This report is part of CRIN's access to justice for children project, looking at the status of the Convention on the Rights of the Child (CRC) in national law, the status of children involved in legal proceedings, the legal means to challenge violations of children’s rights and the practical considerations involved in challenging violations.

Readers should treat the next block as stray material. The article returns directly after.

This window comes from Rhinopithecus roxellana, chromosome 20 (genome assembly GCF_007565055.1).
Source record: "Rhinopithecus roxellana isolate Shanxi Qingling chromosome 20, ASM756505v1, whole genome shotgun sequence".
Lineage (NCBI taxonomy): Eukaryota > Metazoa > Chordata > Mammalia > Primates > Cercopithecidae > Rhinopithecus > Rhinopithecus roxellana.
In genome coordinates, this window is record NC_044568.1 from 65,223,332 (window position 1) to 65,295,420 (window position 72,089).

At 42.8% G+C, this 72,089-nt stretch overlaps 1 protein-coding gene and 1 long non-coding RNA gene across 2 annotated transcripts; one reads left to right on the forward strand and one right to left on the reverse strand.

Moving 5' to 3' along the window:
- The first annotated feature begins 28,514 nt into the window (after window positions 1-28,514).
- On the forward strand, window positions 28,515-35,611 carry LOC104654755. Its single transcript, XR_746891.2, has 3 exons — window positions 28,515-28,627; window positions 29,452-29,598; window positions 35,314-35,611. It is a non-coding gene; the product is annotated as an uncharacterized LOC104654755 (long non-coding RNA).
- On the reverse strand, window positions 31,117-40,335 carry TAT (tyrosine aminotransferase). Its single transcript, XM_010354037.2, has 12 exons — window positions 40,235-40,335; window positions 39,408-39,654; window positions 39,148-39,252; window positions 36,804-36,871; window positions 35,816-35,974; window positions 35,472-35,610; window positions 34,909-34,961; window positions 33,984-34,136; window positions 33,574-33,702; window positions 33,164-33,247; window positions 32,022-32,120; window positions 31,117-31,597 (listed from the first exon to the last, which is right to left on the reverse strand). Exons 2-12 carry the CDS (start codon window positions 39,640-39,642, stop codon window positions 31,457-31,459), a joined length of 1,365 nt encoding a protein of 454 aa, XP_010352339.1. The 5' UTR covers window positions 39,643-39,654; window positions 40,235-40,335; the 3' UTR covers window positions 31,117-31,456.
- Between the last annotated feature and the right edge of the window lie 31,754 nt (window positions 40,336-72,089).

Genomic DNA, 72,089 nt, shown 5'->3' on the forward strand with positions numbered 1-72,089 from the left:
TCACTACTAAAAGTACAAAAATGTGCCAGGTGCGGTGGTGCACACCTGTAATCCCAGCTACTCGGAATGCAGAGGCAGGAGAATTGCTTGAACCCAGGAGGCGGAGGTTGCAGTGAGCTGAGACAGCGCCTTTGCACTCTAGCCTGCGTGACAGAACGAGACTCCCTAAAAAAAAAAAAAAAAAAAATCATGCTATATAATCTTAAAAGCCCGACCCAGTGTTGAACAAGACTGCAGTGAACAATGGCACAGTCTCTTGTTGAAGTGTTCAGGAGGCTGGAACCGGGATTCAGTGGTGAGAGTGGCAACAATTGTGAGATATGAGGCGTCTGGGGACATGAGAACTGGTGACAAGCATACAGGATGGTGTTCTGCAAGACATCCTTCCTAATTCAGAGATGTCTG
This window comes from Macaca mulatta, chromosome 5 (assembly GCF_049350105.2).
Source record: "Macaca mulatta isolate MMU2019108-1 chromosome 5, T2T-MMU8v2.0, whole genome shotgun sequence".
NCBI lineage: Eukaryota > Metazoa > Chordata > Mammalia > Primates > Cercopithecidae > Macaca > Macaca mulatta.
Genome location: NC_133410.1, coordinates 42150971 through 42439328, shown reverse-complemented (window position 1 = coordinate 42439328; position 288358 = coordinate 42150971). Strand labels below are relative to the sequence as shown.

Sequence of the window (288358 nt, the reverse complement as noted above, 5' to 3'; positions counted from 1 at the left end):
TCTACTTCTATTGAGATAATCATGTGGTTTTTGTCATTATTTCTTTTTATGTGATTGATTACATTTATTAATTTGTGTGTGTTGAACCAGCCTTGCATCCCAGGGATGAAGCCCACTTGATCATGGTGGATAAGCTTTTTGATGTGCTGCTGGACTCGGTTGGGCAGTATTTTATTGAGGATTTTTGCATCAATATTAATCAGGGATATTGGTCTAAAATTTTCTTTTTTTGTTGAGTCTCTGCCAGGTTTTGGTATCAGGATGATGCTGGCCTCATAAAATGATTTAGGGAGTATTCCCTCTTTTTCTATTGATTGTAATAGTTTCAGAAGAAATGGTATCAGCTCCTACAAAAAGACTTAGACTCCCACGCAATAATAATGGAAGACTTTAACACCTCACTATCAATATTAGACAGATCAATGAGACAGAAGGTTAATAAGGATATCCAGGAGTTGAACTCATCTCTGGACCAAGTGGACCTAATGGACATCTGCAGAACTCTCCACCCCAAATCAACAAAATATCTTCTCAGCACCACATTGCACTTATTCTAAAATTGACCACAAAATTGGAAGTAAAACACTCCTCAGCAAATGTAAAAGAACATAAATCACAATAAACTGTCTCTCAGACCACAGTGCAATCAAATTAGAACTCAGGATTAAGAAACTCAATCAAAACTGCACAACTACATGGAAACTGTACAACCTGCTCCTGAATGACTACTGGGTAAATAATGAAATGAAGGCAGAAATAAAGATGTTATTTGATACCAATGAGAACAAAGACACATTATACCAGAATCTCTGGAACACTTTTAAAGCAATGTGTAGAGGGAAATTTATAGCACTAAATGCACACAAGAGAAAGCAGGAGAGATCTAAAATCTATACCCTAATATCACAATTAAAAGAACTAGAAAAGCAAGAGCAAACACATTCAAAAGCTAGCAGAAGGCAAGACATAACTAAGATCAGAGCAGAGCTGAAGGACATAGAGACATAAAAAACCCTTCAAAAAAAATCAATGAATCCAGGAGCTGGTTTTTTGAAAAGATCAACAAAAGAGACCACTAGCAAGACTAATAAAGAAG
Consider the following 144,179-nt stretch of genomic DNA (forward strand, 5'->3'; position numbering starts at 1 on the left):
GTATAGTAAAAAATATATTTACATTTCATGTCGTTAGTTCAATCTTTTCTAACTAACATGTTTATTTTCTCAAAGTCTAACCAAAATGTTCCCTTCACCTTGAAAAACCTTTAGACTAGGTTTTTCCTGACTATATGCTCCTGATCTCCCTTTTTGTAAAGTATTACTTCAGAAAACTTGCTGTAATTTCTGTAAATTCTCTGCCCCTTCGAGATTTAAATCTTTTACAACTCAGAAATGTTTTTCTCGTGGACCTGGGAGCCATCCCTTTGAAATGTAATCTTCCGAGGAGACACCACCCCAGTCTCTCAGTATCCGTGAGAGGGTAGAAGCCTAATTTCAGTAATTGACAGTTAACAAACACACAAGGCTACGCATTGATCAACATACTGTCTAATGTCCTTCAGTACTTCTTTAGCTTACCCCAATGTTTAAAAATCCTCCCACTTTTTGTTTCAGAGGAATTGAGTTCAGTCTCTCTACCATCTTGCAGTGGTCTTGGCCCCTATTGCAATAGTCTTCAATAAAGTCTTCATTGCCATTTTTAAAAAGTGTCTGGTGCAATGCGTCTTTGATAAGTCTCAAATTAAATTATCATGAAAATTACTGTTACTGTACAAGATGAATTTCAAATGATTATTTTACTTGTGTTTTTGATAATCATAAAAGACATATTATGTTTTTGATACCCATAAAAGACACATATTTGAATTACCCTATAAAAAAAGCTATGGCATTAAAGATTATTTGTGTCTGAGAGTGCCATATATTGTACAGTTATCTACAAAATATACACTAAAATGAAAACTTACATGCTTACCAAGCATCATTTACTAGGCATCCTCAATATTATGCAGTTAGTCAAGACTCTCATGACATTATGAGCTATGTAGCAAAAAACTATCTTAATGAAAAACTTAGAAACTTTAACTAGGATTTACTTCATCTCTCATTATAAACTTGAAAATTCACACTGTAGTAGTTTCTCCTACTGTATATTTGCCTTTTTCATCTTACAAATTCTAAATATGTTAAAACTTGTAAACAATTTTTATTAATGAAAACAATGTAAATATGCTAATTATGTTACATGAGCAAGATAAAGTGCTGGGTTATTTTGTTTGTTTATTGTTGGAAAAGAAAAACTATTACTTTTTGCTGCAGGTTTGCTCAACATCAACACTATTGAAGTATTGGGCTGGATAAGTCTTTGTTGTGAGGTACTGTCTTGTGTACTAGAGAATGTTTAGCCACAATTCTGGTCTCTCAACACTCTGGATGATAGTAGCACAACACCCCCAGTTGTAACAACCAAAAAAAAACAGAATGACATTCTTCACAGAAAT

Norway ratified the Convention on the Rights of the Child (CRC) in 1991 and incorporated it into Norwegian law in 1993 through the Human Rights Act. Under this Act, the CRC takes precedence over national laws and is directly applicable in national courts. Children through their representatives can challenge violations of their rights in a wide range of settings, including through administrative appeals, or private prosecution where criminal acts are not prosecuted by the state. Actions on behalf of children must be filed by their legal guardian. Norwegian law allows organisations, associations or other interest groups to bring an action for non-compensatory relief in their own names on behalf of the interests of the general public or a specific group - including children. The court takes into account the interests of the child during the trial and aims to protect them from testifying or being cross-examined, though specific arrangements are left to the discretion of the court. Norway’s legal system is based on the doctrine of precedent, therefore negative effects of an unfavourable decision can last for years before being overruled by the Supreme Court.